7. The swollen abdomen of a pregnant woman.
  8. (Internet) A post in an Internet forum thread made in order to raise the thread's profile by returning it to the top of the list of active threads.
  9. A temporary increase in a quantity, as shown in a graph. US presidential nominees get a post-convention bump in survey ratings.
  10. (slang) A dose of a drug such as ketamine or cocaine, when snorted recreationally.
  11. The noise made by the bittern; a boom.
  12. A coarse cotton fabric.
  13. A training match for a fighting dog.
  14. (snooker, slang) The jaw of either of the middle pockets.
verb: {{en-verb}}
  1. To knock against or run into with a jolt.
  2. To move up or down by a step. I bumped the font size up to make my document easier to read.
  3. (Internet) To post in an Internet forum thread in order to raise the thread's profile by returning it to the top of the list of active threads.
  4. (chemistry, of a superheated liquid) To suddenly boil, causing movement of the vessel and loss of liquid.
    • 1916, Albert Prescott Mathews, Physiological chemistry Heat until the liquid bumps, then reduce the heat and continue the boiling for 1½ hours.
  5. (transitive) To move (a booked passenger) to a later flight because of earlier delays or cancellations.
    • 2005, Lois Jones, EasyJet: the story of Britain's biggest low-cost airline (page 192) Easyjet said the compensation package for passengers bumped off flights was 'probably the most flawed piece of European legislation in recent years'...
  6. (transitive) To move the time of a scheduled event.
    • 2010, Nancy Conner, Matthew MacDonald, Office 2010: The Missing Manual, p. 332: A colleague emails with news that her 4:30 meeting got bumped to 3:30.
  7. (archaic) To make a loud, heavy, or hollow noise; to boom.
    • Dryden as a bittern bumps within a reed
noun: {{en-noun}}
  1. (informal) bump
bumper etymology From {{-er}}. pronunciation
  • (UK) /ˈbʌmpə(ɹ)/
  • {{rhymes}}
  • {{audio}}
noun: {{en-noun}}
  1. (obsolete) A drinking vessel filled to the brim.
    • 1749, Henry Fielding, Tom Jones, Folio Society 1973, p. 443: they now shook hands heartily, and drank bumpers of strong beer to healths which we think proper to bury in oblivion.
    • 1818, Keats, : Yet can I gulp a bumper to thy name,— O smile among the shades, for this is fame!
    • 1859, Dickens, A tale of two cities, Sydney Carton drank the punch at a great rate; drank it by bumpers, looking at his friend.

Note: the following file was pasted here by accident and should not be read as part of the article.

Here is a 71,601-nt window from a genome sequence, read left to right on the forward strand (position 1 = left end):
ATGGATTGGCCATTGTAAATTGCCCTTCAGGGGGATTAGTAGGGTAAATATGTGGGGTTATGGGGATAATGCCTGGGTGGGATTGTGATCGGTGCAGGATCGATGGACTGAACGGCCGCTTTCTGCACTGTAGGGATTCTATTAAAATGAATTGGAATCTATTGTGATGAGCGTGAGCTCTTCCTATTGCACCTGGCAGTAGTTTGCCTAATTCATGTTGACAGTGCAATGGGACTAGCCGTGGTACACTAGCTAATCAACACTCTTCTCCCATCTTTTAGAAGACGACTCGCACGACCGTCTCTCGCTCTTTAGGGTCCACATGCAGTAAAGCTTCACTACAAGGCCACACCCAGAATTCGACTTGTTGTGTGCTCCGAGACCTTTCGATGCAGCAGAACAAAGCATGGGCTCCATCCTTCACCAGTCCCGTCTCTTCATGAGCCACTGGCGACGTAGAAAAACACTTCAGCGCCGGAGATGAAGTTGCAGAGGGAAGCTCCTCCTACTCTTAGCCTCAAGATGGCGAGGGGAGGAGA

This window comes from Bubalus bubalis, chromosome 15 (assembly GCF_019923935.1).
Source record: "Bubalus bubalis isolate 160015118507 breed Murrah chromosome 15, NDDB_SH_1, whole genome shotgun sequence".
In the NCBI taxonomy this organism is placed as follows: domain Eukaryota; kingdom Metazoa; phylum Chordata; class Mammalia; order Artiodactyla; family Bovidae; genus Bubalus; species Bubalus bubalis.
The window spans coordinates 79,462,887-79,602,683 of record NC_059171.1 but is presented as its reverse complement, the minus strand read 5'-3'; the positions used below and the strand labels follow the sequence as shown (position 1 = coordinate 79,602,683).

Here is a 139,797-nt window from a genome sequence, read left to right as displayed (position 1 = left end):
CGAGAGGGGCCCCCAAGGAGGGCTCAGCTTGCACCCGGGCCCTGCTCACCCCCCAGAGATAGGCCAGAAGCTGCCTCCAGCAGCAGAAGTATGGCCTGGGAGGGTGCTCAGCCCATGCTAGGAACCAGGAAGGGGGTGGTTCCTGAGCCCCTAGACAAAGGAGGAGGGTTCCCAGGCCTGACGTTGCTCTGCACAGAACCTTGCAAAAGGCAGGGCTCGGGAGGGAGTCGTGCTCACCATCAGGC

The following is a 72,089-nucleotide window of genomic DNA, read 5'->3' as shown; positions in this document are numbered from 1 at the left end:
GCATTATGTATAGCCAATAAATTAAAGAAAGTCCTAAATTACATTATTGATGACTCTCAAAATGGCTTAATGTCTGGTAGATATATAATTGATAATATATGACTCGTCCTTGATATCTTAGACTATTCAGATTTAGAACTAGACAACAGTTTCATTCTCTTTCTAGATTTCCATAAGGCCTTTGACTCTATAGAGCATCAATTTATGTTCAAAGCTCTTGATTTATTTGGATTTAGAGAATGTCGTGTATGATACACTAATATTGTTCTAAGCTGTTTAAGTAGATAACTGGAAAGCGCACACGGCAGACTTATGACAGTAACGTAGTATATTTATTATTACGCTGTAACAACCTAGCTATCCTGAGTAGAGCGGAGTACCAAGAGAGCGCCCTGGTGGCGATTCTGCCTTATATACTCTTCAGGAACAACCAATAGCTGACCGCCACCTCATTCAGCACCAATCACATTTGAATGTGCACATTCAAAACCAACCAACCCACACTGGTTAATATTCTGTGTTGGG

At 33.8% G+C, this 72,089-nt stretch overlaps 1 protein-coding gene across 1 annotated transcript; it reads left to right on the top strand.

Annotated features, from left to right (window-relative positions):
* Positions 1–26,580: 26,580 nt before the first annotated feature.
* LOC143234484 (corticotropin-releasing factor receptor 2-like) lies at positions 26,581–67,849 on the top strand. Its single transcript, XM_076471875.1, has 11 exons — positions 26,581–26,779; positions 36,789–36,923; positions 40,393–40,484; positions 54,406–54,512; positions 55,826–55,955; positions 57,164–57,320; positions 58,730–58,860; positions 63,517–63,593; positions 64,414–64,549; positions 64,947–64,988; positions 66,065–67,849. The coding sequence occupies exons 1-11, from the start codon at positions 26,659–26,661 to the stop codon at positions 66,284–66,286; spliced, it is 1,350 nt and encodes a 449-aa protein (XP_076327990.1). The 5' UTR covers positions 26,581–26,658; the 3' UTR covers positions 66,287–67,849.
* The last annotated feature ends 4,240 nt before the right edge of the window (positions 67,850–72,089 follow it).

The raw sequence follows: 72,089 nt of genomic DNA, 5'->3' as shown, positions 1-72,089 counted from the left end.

2. (colloquial) Anything large or successful (now usually attributively).
  3. (automotive) Parts at the front and back of a vehicle which are meant to absorb the impact of a collision; fender
  4. Any mechanical device used to absorb an impact, soften a collision, or protect against impact
    • The company sells screw-on rubber bumpers and feet.
  5. Someone or something that bump.
  6. (cricket) A bouncer.
  7. (billiards) A side wall of a pool table.
  8. (broadcasting) A short ditty or jingle used to separate a show from the advertisements.
  9. (slang, dated) A covered house at a theatre, etc., in honour of some favourite performer.
adjective: {{en-adj}}
  1. (colloquial) Large; filled to the bumpers at the top of a silo. We harvested a bumper crop of arugula and parsnips this year.
bump nasties Alternative forms: bump uglies
verb: {{en-verb}}
  1. (vulgar, slang) To have sexual intercourse.
    • 1999, , What It Takes to Get to Vegas, Grove Press (1999), ISBN 9780802137371, page 48 : I told her it better not be those losers Felipe or Marco or even Chupo, because he had kind of a temper when he got drunk, but that she had my blessing to go and bump nasties with Pedro anytime she liked [...]
bumpoff Alternative forms: bump-off
noun: {{en-noun}}
  1. (chiefly, US, slang) A murder.
    • 1944, "Slaying at Buffalo Linked to ‘Gas’ Ring," New York Times, 23 Jul., p. 37: Frank Buttitta, 28, victim of what police termed a "gang bumpoff," was identified today by Eugene J. Donnelly, assistant Federal attorney, as "the chief Buffalo area distributor for a western New York ring which produced counterfeit gasoline coupons."
related terms:
  • bump off
bump uglies Alternative forms: bump nasties
verb: {{en-verb}}
  1. (vulgar, slang) to perform sexual intercourse
    • 1997 Peter J. Crisanto-Croox: Trukness: Based on the Real Life Adventures and Times of One of the Many Gregory John Nolascos (page 113) Mongo never asked anybody their sexual identity unless he was hooking for a quick fuck. He'd say, "Hey Baby, do you like men? Let's oil up and bump uglies. "
bumsicle etymology bum + sicle
noun: {{en-noun}}
  1. (informal) A homeless person afflicted with hypothermia as a result of living outdoors in winter.
    • 2003, 30 September, laurelc [username], [atxc-pi] NEW: Popsicle toes (1/1),!original/,, “The 'bumsicle', as the jaded hospital doctors called him, had been frozen to the sidewalk and it took him and his partner a real solid effort to pry him off.”
    • 2008, Simon R. Green, "Lucy, at Christmastime", in Wolfsbane and Mistletoe (eds. Charlaine Harris & Toni L. P. Kelner), Ace Books (2008), ISBN 9781440639593, unnumbered pages: … “Apart from this guy, you been busy?” She shook her head. “Not the past two days. Not even a bumsicle.” She glanced at the steely sky. “That'll change. Snow tonight.”
    • 2014, Richard Van Anderson, The Organ Takers, White Light Press (2014), ISBN 9780990759720, unnumbered page: A bad decision, maybe, but as a resident he'd seen it all too often—“bumsicles” found unconscious on busy sidewalks, rushed to the operating room and placed on cardiopulmonary bypass so their blood could be warmed.